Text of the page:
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pd23se96 Message on the Observance of Yom Kippur, 1996...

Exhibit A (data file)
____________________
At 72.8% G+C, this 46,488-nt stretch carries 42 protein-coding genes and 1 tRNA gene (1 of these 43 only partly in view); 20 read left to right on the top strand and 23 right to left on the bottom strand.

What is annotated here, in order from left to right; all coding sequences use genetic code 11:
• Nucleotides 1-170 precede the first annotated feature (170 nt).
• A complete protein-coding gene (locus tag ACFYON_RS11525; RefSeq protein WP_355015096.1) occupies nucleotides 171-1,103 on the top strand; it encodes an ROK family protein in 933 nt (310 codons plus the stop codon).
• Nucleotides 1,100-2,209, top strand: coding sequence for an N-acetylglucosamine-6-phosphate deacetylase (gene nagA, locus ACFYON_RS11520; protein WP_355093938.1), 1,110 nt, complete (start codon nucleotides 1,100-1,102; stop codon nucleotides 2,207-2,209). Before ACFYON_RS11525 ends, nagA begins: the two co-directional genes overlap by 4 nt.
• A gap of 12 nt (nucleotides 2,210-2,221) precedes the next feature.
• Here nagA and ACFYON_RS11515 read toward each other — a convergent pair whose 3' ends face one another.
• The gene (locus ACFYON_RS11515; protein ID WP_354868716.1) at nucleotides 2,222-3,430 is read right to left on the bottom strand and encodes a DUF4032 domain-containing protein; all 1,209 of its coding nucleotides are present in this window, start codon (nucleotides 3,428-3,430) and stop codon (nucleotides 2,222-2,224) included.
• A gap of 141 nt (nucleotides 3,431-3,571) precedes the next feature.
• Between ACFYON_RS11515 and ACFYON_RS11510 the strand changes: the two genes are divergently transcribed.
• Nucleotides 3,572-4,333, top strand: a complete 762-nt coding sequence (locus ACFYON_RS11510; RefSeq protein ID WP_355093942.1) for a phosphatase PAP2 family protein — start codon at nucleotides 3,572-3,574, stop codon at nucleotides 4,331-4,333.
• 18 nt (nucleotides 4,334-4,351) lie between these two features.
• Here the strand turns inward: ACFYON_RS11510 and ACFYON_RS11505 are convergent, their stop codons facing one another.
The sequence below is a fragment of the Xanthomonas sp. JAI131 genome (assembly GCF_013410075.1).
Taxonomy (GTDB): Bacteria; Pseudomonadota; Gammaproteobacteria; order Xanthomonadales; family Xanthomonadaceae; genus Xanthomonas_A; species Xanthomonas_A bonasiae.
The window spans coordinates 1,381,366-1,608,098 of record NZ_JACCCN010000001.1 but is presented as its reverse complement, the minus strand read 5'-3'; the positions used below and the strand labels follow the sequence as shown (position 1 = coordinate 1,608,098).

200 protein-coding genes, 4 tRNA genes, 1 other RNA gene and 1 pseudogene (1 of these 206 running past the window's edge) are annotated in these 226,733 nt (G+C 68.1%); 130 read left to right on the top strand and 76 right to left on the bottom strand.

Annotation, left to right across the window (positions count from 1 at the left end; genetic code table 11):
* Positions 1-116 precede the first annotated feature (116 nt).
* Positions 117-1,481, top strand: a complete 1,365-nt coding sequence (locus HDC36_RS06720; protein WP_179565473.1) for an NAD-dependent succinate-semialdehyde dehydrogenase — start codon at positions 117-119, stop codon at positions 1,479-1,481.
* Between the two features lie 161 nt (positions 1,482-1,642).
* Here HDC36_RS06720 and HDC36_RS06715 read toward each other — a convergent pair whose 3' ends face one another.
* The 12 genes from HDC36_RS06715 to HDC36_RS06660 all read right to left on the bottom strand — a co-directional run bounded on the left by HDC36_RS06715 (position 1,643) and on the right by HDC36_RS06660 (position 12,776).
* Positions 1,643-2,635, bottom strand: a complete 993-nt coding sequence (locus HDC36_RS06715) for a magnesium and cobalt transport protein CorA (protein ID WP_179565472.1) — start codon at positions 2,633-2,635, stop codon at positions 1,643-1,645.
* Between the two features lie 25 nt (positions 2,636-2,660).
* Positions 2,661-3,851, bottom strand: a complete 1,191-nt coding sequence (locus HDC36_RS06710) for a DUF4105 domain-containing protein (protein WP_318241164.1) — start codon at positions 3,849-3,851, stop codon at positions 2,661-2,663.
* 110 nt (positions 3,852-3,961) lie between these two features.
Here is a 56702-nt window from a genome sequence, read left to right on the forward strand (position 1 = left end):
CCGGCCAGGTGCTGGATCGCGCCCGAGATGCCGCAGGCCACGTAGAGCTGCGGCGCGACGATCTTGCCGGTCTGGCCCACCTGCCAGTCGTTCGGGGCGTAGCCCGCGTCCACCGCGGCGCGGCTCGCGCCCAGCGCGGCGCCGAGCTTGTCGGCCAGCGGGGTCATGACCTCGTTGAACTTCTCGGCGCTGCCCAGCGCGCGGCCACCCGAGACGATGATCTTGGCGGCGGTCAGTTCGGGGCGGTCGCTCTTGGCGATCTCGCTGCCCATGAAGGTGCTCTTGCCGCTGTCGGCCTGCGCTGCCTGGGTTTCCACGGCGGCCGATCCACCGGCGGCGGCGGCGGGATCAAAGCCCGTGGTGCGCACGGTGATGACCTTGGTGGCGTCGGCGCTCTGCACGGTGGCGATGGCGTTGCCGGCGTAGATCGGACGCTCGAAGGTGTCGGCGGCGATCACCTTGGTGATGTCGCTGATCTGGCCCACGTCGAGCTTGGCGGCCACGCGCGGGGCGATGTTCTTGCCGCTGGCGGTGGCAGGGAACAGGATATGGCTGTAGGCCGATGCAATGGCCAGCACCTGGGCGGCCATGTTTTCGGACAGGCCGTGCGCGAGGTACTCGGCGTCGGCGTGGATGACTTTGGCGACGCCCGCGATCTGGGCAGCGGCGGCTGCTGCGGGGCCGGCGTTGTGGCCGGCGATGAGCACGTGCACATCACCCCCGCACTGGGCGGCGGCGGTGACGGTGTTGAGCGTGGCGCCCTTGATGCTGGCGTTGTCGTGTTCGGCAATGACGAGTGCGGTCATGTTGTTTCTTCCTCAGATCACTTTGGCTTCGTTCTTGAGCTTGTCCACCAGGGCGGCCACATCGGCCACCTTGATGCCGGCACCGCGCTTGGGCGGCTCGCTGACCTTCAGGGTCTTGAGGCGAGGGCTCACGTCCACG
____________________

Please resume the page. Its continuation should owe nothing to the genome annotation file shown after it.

<DOC> [Weekly Compilation of Presidential Documents] [frwais.access.gpo.gov] [Page i-iii] Monday, September 23, 1996 Volume 32--Number 38 Pages 1749-1826 Contents [[Page i]] Weekly Compilation of Presidential Documents [[Page ii]] Addresses and Remarks Anticrime initiatives--1764 Arizona, announcing the establishment of the Grand Staircase- Escalante National Monument, remarks at Grand Canyon National Park--1785 Bus tour Oregon, Portland--1819 Washington Centralia--1806 Longview--1810 Tacoma--1800 Vancouver--1816 Woodland--1814 Yelm City--1803 Congressional Black Caucus Foundation dinner--1753 Illinois, Flossmoor--1780 Iowa Departure--1758 Rally for Senator Tom Harkin in Indianola--1759 Michigan, Westland--1776 North Carolina, roundtable discussion on Hurricane Fran in Raleigh-- 1751 Addresses and Remarks--Continued Ohio, Cincinnati--1766 Pension portability regulations, announcement--1773 Radio address--1750 Washington See also Bus tour Community in Seattle--1793 Saxophone Club in Seattle--1797 Bill Signings Legislative Branch Appropriations Act, 1997, statement--1772 Military Construction Appropriations Act, 1997, statement--1772 Communications to Congress Angola, message--1815 Domestic violence offenders, letter on legislation prohibiting possession of firearms--1785 International Telecommunication Union, message transmitting constitution and convention--1749 UNITA, message transmitting report--1771 (Continued on the inside of the back cover.) Editor's Note: The President was in Sioux Falls, SD, on September 20, the closing date of this issue. Releases and announcements issued by the Office of the Press Secretary but not received in time for inclusion in this issue will be printed next week. WEEKLY COMPILATION OF ------------------------------ PRESIDENTIAL DOCUMENTS Published every Monday by the Office of the Federal Register, National Archives and Records Administration, Washington, DC 20408, the Weekly Compilation of Presidential Documents contains statements, messages, and other Presidential materials released by the White House during the preceding week. The Weekly Compilation of Presidential Documents is published pursuant to the authority contained in the Federal Register Act (49 Stat. 500, as amended; 44 U.S.C. Ch. 15), under regulations prescribed by the Administrative Committee of the Federal Register, approved by the President (37 FR 23607; 1 CFR Part 10). Distribution is made only by the Superintendent of Documents, Government Printing Office, Washington, DC 20402. The Weekly Compilation of Presidential Documents will be furnished by mail to domestic subscribers for $80.00 per year ($137.00 for mailing first class) and to foreign subscribers for $93.75 per year, payable to the Superintendent of Documents, Government Printing Office, Washington, DC 20402. The charge for a single copy is $3.00 ($3.75 for foreign mailing). There are no restrictions on the republication of material appearing in the Weekly Compilation of Presidential Documents. [[Page iii]] Contents--Continued Executive Orders Amending Executive Order No. 12975 (National Bioethics National Commission)--1771 Interviews With the News Media Exchanges with reporters Oval Office--1764, 1773 South Lawn--1758 Letters and Messages Yom Kippur, message--1793 Notices Continuation of Emergency With Respect to UNITA--1771 Proclamations Citizenship Day and Constitution Week--1784 Proclamations--Continued Establishment of the Grand Staircase-Escalante National Monument-- 1788 National Hispanic Heritage Month--1792 National POW/MIA Recognition Day--1791 Statements by President See also Bill Signings Death of McGeorge Bundy--1771 Supplementary Materials Acts approved by the President--1826 Checklist of White House press releases--1825 Digest of other White House announcements--1823 Nominations submitted to the Senate--1825 [[Page 1749]] <DOC> [Weekly Compilation of Presidential Documents] [frwais.access.gpo.gov] [Page 1749] Monday, September 23, 1996 Volume 32--Number 38 Pages 1749-1826 Week Ending Friday, September 20, 1996 Message to the Congress Transmitting the Constitution and Convention of the International Telecommunication Union September 13, 1996 To the Senate of the United States: With a view to receiving the advice and consent of the Senate to ratification, I transmit herewith the Constitution and Convention of the International Telecommunication Union (ITU), with Annexes, signed at Geneva on December 22, 1992, and amendments to the Constitution and Convention, signed at Kyoto on October 14, 1994, together with declarations and reservations by the United States as contained in the Final Acts. I transmit also, for the information of the Senate, the report of the Department of State with respect to the Constitution and Convention and the amendments thereto. The 1992 Constitution and Convention replace the ITU Convention signed in Nairobi in 1982. Prior to the 1992 Constitution and Convention, the ITU Convention had been routinely replaced at successive Plenipotentiary Conferences every 5 to 10 years. The 1992 Constitution and Convention represent the first basic instruments of the ITU intended to be permanent. Basic provisions on the organization and structure of the ITU and fundamental substantive rules governing international telecommunications matters are embodied in the Constitution. The ITU Convention is comprised of provisions on the functioning of the ITU and its constituent parts. The 1992 Constitution and Convention reflect the effort by ITU Member countries to restructure the ITU to make it more effective in responding to the changes taking place in telecommunications. The United States is pleased with the restructuring of the ITU. The changes adopted are expected to enable the ITU to meet challenges brought on by the dynamic telecommunications environment. The 1994 ITU Plenipotentiary Conference was convened less than 4 months after the entry into force of the Constitution and Convention to amend the 1992 Constitution and Convention. Recognizing that more time should be allowed to evaluate the extensive changes to the structure of the ITU, the Conference adopted only a few minor amendments, which were acceptable to the United States. In signing the 1992 Constitution and Convention and the 1994 amendments, the United States made certain declarations and reservations. The specific declarations and reservations are discussed in the report of the Department of State. The 1992 Constitution and Convention entered into force July 1, 1994, for states which, by that date, had notified the Secretary General of the ITU of their approval thereof and, in the same manner, the amendments to the Constitution and Convention entered into force on January 1, 1996. Subject to the U.S. declarations and reservations mentioned above, I believe the United States should be a party to the ITU Constitution and Convention, as amended. They will improve the efficiency of management of the ITU and will allow it to be more responsive to the needs of the United States Government and private sector. It is my hope that the Senate will take early action on this matter and give its advice and consent to ratification. William J. Clinton The White House, September 13, 1996. Note: This item was not received in time for publication in the appropriate issue. [[Page 1750]] <DOC> [Weekly Compilation of Presidential Documents] [frwais.access.gpo.gov] [Page 1750-1751] Monday, September 23, 1996 Volume 32--Number 38 Pages 1749-1826 Week Ending Friday, September 20, 1996 The President's Radio Address September 14, 1996 Good morning. Today I know the thoughts and prayers of every American are with our men and women in uniform serving in the Persian Gulf, standing up for America's interests. I want to speak with you about why 10 days ago I ordered our Armed Forces to strike Iraq, what we have accomplished, and where we go from here. America's vital interests in the Persian Gulf are constant and clear: to help protect our friends in the region against aggression, to work with others in the fight against terrorism, to preserve the free flow of oil, and to build support for a comprehensive Middle East peace. Any group or nation that threatens the stability of the region threatens those interests. For the past 5 years, Saddam Hussein has repeatedly threatened the stability of the Persian Gulf and our allies Saudi Arabia and Kuwait. Time and again, he has lashed out recklessly against his neighbors and against his own people. America's policy has been to contain Saddam, to reduce the threat he poses to the region and to do it in a way that makes him pay a price when he acts recklessly. That is why when Saddam sent his troops into the Kurdish city of Urbil in Northern Iraq 2 weeks ago, we responded strongly, immediately, and strategically. If we had failed to answer Saddam's provocation, he would have been emboldened to act even more recklessly and in a manner more dangerous to our interests. That is why we did respond and why we did so in a way that made our interests more secure. We acted in southern Iraq, where our interests are the most vital and where we had the capacity to increase the international community's ability to deter aggression by Saddam against his neighbors. I ordered the attacks in order to extend the no-fly zone in Iraq, the air space through which Iraq's military is not allowed to fly. Now, we control the skies over Iraq from the border of Kuwait to the southern